4 Tips to Keep Your Small Business Financially Prepared for an IRS Audit
Having your Small Photography Business Financially Prepared for an IRS audit is important!
Really important!! I promise!
Most of us photographers ended up in the business because we love to create beautiful photos. Our family and friends start begging for photos the latest buzz was about how amazing your photos are. At that point, we quickly try coming up with a price-list we feel comfortable with. The mistake is not realizing that once we start taking money, this isn’t just a fun hobby any longer. It’s real business. And business needs to be accounted for and properly recorded.
It does not need to be complicated. It’s not scary!
What is scary is getting audited without being able to back up your business income and expenses.
Simple excel spreadsheets should be more then ok if they are properly organized. Personally, I use Quickbooks. I found it to be pretty strait forward and can find any answers I need by “asking google”. You can easily create income and expense accounts. All my purchases get recorded, as does my income. I know many people will tell you to just get an accountant, but if you are just a bit savvy you can really do it all yourself and you’ll be fine.
So, how do I know?
I know because I was just audited by the IRS!!!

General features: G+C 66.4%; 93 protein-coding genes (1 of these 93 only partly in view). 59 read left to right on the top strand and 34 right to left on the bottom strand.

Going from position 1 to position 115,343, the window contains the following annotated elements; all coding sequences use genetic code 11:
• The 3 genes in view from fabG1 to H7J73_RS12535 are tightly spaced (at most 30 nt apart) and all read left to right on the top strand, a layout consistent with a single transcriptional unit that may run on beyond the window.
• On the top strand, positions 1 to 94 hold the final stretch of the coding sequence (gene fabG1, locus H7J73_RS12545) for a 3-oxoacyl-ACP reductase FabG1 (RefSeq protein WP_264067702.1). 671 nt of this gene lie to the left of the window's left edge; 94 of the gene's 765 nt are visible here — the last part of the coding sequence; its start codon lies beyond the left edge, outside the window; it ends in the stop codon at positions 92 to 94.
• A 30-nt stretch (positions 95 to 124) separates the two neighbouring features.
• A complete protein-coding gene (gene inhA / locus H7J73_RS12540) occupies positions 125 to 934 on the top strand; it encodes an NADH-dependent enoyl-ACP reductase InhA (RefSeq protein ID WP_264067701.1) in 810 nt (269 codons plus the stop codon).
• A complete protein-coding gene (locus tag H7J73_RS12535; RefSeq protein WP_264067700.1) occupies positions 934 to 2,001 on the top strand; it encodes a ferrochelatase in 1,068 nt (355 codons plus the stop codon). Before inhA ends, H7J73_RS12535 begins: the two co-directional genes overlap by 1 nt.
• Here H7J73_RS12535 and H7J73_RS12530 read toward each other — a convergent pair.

I got a letter in the mail about it and honestly, I was really stressed out! I had to pull all my records from 2012-2014. Thankfully all my efforts of keeping organized over the years paid off. I received a field audit, which means an IRS agent actually came down to my place of business, which in my case is my home. The lady was really sweet. I showed her all my accounts, saved a copy of neatly organized folders containing statements, receipts, etc. to a CD and she was happy with it!
So for my tips:
#1: Keep your business and personal finances separate!
Having a separate bank account and separate credit cards is a great way to back up your cash flow and acceptable proof of income and expenses.
#2: Use a business credit card.(or at least a separate one just for your business expenses)
Your credit card statement is a good record of any purchases you may have incurred. If you have all your personal expenses mixed in, it’s harder to prove what’s what and will be a real headache to sort through.
#3: Make a habit of downloading all bank, credit card, paypal, etc. statements!
If you close out an account, they may not be available in a few years and will cause you a big headache in case of an audit. (It happened to me! Thankfully I was able to find a receipt for almost every transaction listed in my quickbooks credit card register in my email inbox! But that took an insane amount of hours to go through and could have been easily avoided had I backed up a copy of my credit card statements)
#4: Make sure to have a clear list of your income, cost of goods sold, and expenses.
Everything listed there needs to be backed up by either one of the statements we mentioned above or, for cash purchases, keep your receipts. (You can simply scan them into a folder with receipts to avoid the paper hassle) These should also match what’s listed on your Schedule C in your tax return.
Once your business expands, I do recommend possibly getting an accountant.
However, for the small time, new, or side business photographer, the tips above are really doable and will save you should you ever have your business audited!